writes: On February 18 of this year, global giant payment processor PayPal sent eBook publisher Smashwords an ultimatum: if Smashwords didn't remove all eBooks with certain erotic content from its catalog in the next several days, PayPal would immediately stop handling payments.
Smashword's TOS already precluded child pornography, but now PayPal wants them to also censor depictions of consenting, non-related adults acting out incest fantasies. Likewise fantasy novels in which human characters transform into non-humans are affected if those characters have sex. ZDNet has a summary of the impact of these changes, which would among other things ban Vladmir Nabokov's *Lolita*.
As outrage mounts, finger pointing is in full swing. Smashwords blames PayPal, and PayPal blames the banks it deals with. The crux seems to be that erotica buyers have a higher rate of "chargebacks" — customers who buy stuff then demand their money back. Fair enough, but is a customer really more likely to return a book because it depicts one kind of fantasy between consenting adults vs. another? Perhaps the problem is just the quality of writing.Link to Original Source
writes: As many of you are aware, the folks who engineered the merger of Daimler-Benz and Chryslter into DaimlerChrysler are having second thoughts. Chrysler has a long history of doing interesting things, but they also have a long history of financial ups and downs. And current management is eager unload Chrysler while the unloading is good.
Meanwhile, while Chrysler's situation is precarious, Al Gore's stock is at an all time high. He just starred in a smash hit, double Oscar winning movie. He's just been nominated for a Nobel Peace Prize. And the public seems to have decided that his impassioned opposition to the Iraq war was not, after all, a sign of mental instability. In short, although it seems incredible, Al Gore has become cool. If there were any doubt of it, he has been awarded an Emmy, not for his nascent work in TV, but a special award designated for those "touch our common humanity". In other words an award for cool people.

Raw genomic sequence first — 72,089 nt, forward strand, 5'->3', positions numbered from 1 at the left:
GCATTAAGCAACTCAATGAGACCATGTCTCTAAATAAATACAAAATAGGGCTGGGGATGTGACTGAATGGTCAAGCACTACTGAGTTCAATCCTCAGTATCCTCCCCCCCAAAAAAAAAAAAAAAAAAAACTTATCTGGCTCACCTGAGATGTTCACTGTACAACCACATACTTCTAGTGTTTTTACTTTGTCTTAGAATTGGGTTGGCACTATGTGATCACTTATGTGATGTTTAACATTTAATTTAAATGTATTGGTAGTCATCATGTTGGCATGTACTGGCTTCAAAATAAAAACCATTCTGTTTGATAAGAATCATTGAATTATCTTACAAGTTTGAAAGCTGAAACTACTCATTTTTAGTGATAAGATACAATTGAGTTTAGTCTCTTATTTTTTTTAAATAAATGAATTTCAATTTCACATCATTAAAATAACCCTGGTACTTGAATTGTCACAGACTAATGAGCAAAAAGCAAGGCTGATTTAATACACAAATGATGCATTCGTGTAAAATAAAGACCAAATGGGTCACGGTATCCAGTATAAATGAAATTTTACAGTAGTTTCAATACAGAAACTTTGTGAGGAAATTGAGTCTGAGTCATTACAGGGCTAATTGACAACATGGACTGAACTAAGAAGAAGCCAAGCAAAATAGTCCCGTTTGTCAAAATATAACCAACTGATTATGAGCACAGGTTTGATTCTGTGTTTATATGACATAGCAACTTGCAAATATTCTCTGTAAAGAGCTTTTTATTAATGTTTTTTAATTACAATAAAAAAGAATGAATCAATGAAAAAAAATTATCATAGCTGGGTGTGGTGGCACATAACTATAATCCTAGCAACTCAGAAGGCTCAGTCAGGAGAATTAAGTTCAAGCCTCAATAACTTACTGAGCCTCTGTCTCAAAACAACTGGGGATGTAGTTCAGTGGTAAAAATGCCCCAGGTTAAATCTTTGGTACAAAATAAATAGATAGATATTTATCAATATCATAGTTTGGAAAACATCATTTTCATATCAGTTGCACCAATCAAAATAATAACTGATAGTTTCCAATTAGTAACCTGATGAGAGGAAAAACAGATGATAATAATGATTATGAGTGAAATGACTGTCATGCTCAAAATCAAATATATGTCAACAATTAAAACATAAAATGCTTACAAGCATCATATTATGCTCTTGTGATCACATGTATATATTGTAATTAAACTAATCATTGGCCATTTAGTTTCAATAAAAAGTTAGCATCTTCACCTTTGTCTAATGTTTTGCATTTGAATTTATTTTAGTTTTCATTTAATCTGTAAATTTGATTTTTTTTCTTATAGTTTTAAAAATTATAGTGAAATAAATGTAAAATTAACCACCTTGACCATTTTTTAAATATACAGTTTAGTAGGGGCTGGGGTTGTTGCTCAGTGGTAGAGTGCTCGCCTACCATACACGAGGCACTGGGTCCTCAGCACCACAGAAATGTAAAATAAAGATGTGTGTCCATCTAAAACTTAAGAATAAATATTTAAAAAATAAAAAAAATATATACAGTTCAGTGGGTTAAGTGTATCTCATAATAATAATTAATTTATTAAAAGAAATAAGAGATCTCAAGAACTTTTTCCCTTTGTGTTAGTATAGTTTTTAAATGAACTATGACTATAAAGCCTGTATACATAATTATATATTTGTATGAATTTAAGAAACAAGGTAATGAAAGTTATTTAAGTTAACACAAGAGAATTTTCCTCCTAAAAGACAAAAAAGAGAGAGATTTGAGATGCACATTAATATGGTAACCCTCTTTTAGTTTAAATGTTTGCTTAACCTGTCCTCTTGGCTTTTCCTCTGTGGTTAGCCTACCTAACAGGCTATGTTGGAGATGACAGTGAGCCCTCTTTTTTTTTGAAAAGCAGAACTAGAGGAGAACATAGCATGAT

It's been widely speculated that Gore could let the Clinton and Obama wound each other over the Democratic nomination for a few months, then step in for a last minute coronation. On the other hand Rick Haglund, a Michigan journalist who covers the auto industry, puts one and one together and comes up with this intriguing idea: Gore should make a play for Chrysler. Gore even has his own VC firm to do it. Should he put his investor's money where his mouth is, or should he go for a fourth run at the presidency?
writes: The Bush administration has announced a new space security policy, which includes the statement that "Consistent with this policy, the United States will preserve its rights, capabilities and freedom of action in space ... and deny, if necessary, adversaries the use of space capabilities hostile to U.S. national interests."
Strictly speaking, this doesn't say that the US policy is to deny space access to hostile countries. It just says that the US can do so if it is "necessary". Possibly this is meant to cover situations similar to those in which we would deny a hostile seafaring nation access to non-territorial waters. While attacking hostile assets in space would be a regrettable scenario, it is probably inevitable that spacefaring nations contemplate this. Even so, this has been widely reported as a kind of declaration of space imperialism by the US (e.g.,
"US spreads its wings over space control",
"US turns space into its colony", and
"America wants it all — life, the Universe and everything"), whereas China's blinding of a US satellite a few weeks ago was largely tolerated or even lauded. Could US international prestige possibly sink lower?